I saw an unusually large bird perching on the edge of terrace of the furthest visible building. I zoomed in, and there it was: a black kite (Milvus migrans govinda), the T Rex of our times. It is a hunter which is not above scavenging. It is a bird out of my childhood nightmares, one which snatched the lunch out of my hands on my very first day at school. Its lifestyle brings it into occasional conflict with crows; I see bands of crows harrying it when they are all after the same piece of food. Despite its large size, the kite seldom wins.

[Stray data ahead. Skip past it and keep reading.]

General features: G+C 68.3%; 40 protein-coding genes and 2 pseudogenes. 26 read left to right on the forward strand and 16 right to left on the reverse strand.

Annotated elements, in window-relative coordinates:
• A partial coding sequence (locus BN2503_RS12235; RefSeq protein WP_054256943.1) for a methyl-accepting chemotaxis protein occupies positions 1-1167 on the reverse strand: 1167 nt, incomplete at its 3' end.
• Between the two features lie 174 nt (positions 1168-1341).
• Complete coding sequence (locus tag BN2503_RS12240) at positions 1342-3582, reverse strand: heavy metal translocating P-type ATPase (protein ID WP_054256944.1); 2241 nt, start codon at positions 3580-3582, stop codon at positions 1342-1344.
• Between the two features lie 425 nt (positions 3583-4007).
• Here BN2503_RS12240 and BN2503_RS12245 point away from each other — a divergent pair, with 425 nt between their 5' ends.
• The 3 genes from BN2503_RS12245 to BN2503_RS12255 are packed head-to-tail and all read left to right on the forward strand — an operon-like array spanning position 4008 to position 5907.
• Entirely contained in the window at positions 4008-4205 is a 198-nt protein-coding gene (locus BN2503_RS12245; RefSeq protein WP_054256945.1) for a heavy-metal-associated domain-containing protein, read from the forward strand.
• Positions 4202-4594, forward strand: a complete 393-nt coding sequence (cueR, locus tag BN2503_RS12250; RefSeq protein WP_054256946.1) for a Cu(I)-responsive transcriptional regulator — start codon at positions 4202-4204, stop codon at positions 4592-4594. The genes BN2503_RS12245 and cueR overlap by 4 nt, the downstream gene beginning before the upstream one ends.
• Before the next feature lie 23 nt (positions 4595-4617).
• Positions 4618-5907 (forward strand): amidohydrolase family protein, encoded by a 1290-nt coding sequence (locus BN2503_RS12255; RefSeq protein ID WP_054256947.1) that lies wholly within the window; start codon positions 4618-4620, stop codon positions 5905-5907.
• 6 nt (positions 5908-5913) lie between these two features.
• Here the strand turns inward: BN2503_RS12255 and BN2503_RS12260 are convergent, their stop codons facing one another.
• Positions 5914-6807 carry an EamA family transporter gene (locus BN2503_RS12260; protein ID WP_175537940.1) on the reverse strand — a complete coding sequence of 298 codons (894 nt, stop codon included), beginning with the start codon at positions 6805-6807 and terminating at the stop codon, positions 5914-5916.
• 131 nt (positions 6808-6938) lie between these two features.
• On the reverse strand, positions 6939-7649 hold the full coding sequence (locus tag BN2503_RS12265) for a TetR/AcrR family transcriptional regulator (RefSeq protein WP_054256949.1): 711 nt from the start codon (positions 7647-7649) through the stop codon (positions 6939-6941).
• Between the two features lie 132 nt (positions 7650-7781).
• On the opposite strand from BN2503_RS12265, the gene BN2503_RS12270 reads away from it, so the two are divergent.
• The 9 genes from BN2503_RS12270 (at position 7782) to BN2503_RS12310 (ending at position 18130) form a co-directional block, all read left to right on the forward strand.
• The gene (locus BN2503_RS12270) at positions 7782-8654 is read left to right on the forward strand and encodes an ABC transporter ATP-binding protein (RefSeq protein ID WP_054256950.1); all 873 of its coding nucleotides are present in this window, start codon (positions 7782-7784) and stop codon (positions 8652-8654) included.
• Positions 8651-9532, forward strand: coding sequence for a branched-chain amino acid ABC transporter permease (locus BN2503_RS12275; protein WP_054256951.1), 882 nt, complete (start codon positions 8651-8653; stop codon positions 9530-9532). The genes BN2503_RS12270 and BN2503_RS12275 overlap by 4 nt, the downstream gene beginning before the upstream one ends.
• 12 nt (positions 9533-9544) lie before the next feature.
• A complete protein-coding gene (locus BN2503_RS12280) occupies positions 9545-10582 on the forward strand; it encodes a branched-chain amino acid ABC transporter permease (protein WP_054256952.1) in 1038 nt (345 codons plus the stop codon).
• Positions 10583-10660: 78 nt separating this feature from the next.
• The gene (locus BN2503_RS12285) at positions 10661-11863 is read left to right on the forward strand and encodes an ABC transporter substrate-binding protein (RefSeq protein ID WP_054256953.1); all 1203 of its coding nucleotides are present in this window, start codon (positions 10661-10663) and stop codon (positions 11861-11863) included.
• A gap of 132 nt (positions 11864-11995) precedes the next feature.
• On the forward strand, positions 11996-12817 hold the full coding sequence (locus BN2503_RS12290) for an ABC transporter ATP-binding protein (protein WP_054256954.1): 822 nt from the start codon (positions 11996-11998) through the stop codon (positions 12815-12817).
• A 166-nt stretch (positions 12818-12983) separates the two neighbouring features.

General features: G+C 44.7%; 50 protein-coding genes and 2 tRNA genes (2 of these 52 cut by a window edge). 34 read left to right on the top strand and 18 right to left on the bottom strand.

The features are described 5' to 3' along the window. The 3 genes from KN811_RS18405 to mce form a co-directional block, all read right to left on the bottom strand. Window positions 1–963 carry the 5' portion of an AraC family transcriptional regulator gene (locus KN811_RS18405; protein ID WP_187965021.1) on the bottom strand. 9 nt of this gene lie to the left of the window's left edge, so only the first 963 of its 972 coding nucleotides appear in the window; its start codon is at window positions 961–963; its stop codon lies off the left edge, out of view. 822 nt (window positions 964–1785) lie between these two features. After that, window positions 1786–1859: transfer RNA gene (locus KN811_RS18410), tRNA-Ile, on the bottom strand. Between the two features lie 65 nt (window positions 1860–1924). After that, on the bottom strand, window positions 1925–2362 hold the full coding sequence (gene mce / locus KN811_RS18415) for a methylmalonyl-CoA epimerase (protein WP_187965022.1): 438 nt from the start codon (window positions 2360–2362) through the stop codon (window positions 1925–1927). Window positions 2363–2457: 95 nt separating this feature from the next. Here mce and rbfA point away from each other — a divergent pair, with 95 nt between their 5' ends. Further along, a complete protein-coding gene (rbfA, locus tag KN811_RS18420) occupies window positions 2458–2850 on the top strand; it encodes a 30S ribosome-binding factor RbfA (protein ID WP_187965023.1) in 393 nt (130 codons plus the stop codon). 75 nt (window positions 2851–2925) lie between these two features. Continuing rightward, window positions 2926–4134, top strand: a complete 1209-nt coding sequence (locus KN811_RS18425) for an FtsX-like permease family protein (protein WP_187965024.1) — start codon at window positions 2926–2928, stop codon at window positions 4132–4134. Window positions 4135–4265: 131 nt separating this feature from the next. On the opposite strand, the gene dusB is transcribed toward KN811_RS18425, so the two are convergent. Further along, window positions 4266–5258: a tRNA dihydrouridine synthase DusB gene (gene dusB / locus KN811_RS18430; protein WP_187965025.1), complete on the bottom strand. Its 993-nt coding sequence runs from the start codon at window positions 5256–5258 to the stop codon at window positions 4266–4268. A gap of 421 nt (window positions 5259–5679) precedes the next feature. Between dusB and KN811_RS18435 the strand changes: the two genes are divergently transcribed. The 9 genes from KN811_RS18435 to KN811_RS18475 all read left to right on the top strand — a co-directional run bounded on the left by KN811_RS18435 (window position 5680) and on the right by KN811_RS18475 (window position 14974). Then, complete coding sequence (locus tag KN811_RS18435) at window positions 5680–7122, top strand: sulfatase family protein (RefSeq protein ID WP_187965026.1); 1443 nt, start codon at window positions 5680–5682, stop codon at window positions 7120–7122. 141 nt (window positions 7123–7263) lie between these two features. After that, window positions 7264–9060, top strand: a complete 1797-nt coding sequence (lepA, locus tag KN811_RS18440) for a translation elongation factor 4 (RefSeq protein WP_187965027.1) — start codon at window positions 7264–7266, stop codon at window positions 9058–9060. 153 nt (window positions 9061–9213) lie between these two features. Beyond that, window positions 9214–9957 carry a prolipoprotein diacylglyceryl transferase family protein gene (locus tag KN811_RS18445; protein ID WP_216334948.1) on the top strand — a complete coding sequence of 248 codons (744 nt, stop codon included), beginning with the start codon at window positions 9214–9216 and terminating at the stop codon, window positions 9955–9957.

Looking at the history of the naming of the bird, I was overcome by memories of Paris, walks from a friend’s apartment on Rue Lacepede near the botanical gardens up Rue Monge, past the metro station of Censier-Daubenton to Place d’Italie. The bird was first named in Buffon’s book of 1770 CE, The Natural History of Birds, with illustrations produced under the supervision of the French naturalist Daubenton. It was assigned to its current genus, Milvus, in 1799 by one of Buffon’s collaborators on the book, Lacepede. A morning of nostalgia!